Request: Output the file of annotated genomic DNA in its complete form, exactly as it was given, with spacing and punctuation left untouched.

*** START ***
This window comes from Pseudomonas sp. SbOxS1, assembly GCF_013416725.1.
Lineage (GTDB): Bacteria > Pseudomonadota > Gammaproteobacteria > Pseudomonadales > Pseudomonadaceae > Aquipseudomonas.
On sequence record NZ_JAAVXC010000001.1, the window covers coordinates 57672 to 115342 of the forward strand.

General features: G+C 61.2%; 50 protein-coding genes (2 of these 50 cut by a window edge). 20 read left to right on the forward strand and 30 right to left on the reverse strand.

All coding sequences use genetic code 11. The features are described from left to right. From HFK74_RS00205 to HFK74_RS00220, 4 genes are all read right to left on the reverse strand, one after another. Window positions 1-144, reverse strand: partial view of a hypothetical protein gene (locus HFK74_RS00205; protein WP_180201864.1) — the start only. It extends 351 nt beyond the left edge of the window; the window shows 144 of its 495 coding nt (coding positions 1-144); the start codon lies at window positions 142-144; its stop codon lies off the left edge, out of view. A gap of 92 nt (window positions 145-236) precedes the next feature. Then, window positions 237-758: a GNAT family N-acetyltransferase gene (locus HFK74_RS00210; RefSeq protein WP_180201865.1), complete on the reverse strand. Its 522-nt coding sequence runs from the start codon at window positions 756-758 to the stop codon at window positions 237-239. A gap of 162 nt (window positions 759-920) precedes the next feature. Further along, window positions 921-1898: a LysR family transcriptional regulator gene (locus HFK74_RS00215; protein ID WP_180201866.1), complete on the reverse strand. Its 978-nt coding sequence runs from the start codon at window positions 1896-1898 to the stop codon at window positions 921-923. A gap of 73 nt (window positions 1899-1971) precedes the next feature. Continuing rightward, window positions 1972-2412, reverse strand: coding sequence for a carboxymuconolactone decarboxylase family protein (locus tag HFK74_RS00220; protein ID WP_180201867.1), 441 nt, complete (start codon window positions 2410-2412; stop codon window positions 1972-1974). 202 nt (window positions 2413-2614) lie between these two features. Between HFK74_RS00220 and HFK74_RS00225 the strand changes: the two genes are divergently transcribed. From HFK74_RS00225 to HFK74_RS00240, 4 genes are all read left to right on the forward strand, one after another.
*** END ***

This window comes from Pseudomonas sp. SbOxS1, assembly GCF_013416725.1.
Lineage (GTDB): Bacteria > Pseudomonadota > Gammaproteobacteria > Pseudomonadales > Pseudomonadaceae > Aquipseudomonas.
On sequence record NZ_JAAVXC010000001.1, the window covers coordinates 57672 to 115342 of the forward strand.

General features: G+C 61.2%; 50 protein-coding genes (2 of these 50 cut by a window edge). 20 read left to right on the forward strand and 30 right to left on the reverse strand.

All coding sequences use genetic code 11. The features are described from left to right. From HFK74_RS00205 to HFK74_RS00220, 4 genes are all read right to left on the reverse strand, one after another. Window positions 1-144, reverse strand: partial view of a hypothetical protein gene (locus HFK74_RS00205; protein WP_180201864.1) — the start only. It extends 351 nt beyond the left edge of the window; the window shows 144 of its 495 coding nt (coding positions 1-144); the start codon lies at window positions 142-144; its stop codon lies off the left edge, out of view. A gap of 92 nt (window positions 145-236) precedes the next feature. Then, window positions 237-758: a GNAT family N-acetyltransferase gene (locus HFK74_RS00210; RefSeq protein WP_180201865.1), complete on the reverse strand. Its 522-nt coding sequence runs from the start codon at window positions 756-758 to the stop codon at window positions 237-239. A gap of 162 nt (window positions 759-920) precedes the next feature. Further along, window positions 921-1898: a LysR family transcriptional regulator gene (locus HFK74_RS00215; protein ID WP_180201866.1), complete on the reverse strand. Its 978-nt coding sequence runs from the start codon at window positions 1896-1898 to the stop codon at window positions 921-923. A gap of 73 nt (window positions 1899-1971) precedes the next feature. Continuing rightward, window positions 1972-2412, reverse strand: coding sequence for a carboxymuconolactone decarboxylase family protein (locus tag HFK74_RS00220; protein ID WP_180201867.1), 441 nt, complete (start codon window positions 2410-2412; stop codon window positions 1972-1974). 202 nt (window positions 2413-2614) lie between these two features. Between HFK74_RS00220 and HFK74_RS00225 the strand changes: the two genes are divergently transcribed. From HFK74_RS00225 to HFK74_RS00240, 4 genes are all read left to right on the forward strand, one after another.